Knowing the election schedule and when key developments are expected, like significant exit polls or indicative results in important swing states, could also help keep you productive. Whether you’re in the US or elsewhere, knowing when useful information is likely to emerge and where you’ll go to get it gives you chunks of time to ignore the news and tick off work tasks. “Just decide and be intentional. The key is to avoid constantly, mindlessly checking,” says Morgenstern.

Election results may come in slower than usual, in part due to the historic amount of mail-in ballots, so news updates may last all week

Election results may come in slower than usual, in part due to the historic amount of mail-in ballots, so news updates may last all week

Find your release valve

If the result is delayed and the headlines keep rolling for several days, Sawchuck recommends what he calls functional disconnecting; limiting your media consumption to reduce mental stress. Early on in the Covid-19 pandemic, he recommended reducing media exposure to once or twice per day for 15 to 30 minutes each time; just enough to stay informed but not enough to totally derail you from your day.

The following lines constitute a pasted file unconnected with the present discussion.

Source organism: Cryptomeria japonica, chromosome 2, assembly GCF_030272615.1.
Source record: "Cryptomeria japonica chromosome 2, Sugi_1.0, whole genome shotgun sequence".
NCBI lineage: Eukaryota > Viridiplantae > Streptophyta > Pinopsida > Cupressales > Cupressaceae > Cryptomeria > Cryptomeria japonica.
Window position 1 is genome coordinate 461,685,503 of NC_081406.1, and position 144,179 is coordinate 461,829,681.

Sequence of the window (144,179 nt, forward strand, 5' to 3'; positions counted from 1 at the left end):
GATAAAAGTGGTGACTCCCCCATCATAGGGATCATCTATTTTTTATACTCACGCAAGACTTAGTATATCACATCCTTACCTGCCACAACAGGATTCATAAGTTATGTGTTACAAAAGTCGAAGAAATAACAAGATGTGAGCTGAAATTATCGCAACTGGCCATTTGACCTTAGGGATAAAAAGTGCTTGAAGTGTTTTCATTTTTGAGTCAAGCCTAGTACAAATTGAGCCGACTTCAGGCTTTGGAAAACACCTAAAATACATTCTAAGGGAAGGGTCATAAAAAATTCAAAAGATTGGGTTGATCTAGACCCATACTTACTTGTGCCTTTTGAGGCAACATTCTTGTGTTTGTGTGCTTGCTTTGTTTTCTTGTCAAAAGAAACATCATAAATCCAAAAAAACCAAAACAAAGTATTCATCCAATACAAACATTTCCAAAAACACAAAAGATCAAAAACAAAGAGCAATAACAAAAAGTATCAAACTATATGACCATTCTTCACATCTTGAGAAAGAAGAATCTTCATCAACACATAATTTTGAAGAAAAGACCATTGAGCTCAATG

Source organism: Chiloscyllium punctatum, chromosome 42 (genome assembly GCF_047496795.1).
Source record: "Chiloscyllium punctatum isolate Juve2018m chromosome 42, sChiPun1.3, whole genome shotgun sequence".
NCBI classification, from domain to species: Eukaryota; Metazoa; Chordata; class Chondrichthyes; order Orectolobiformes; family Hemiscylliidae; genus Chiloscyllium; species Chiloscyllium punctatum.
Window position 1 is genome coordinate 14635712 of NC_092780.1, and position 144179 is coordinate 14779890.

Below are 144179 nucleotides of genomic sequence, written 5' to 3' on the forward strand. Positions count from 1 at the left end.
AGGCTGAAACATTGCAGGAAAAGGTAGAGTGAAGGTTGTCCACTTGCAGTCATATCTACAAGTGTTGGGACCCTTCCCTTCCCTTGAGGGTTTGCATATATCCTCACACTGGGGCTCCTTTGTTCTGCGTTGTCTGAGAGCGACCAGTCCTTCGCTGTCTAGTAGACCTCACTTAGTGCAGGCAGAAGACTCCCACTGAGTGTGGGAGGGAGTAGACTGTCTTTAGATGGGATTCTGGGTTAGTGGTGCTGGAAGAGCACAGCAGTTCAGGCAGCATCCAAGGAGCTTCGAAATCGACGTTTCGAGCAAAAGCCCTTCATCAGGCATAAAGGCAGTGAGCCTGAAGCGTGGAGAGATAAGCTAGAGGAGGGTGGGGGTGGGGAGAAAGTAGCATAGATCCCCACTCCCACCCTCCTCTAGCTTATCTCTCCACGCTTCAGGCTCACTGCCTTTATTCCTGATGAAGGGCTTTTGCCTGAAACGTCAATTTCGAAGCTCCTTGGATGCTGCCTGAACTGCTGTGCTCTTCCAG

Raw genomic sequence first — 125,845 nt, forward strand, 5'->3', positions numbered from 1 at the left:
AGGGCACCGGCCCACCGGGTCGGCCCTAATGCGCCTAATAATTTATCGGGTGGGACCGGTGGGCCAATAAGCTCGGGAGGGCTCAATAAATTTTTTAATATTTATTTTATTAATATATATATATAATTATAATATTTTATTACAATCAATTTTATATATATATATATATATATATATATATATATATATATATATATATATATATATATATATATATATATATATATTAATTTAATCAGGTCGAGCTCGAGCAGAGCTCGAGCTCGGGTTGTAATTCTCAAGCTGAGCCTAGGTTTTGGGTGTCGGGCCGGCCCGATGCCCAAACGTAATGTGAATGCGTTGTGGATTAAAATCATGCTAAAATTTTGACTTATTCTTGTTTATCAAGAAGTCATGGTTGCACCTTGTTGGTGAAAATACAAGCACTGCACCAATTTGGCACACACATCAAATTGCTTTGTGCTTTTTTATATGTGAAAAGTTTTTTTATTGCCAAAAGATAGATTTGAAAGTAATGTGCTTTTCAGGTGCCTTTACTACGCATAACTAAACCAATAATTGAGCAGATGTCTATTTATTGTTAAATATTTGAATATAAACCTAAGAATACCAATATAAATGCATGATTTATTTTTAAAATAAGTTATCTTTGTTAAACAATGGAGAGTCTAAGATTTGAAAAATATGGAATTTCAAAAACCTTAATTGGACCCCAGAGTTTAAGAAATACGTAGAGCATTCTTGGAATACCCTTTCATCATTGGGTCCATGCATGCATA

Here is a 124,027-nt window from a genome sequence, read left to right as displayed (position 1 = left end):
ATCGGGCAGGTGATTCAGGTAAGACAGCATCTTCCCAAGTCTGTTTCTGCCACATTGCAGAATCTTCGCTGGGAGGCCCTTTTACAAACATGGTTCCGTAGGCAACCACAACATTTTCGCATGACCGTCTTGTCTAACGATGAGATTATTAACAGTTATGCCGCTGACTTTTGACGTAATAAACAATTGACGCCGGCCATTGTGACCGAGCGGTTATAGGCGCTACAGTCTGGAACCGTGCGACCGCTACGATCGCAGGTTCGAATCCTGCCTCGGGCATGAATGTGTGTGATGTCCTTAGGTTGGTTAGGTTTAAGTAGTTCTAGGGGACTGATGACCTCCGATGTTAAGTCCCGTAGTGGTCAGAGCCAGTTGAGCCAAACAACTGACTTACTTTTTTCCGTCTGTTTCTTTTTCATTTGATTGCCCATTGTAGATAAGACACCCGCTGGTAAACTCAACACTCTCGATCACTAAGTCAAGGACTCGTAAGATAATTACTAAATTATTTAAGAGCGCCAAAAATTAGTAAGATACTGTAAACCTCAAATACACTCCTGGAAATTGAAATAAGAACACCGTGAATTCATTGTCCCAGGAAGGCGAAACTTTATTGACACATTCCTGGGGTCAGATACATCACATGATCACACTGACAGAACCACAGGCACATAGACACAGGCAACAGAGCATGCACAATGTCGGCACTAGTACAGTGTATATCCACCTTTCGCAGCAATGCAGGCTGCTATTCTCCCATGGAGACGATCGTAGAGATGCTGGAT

You may also need to rely on functional disconnecting’s twin coping mechanism: functional connecting. “Make sure that you stay in contact with family, friends, co-workers – healthy people in your life,” says Sawchuck; embrace positivity over a period that will combine news and work stress. Build recharging mechanisms in your day, like a jog or a TV zone-out session to help you navigate your regular workload. “Build in these pressure-release valves,” adds Sawchuk.

Work-wise, if the election drags on you’ll need to prioritise, says Morgenstern, as you pick meetings back up that you had rescheduled earlier. “After a few days, it should be easier to weave some of those higher-stakes people in,” she says.

David Barker, professor of government at American University in Washington DC and an expert on US elections, says that we should plan for political drama lasting far beyond 3 November. “Regardless of the outcome, there’s going to be a huge chunk of the country, 40% at the minimum, that’s going to be extremely angry and feel like the election was stolen from them,” he says. That may call for identifying what Epel describes as “psychological first aid strategies”. She says: “A question to ask yourself is, ‘if [the election result] is bad news to me, what will help me the most?’”

And there’s one key thing to focus on: when it comes to the election, there is a deadline that must be met no matter what. “Everything needs to be done and wrapped up by January, when the inauguration occurs,” Barker says. If only we can stay focused at work until then.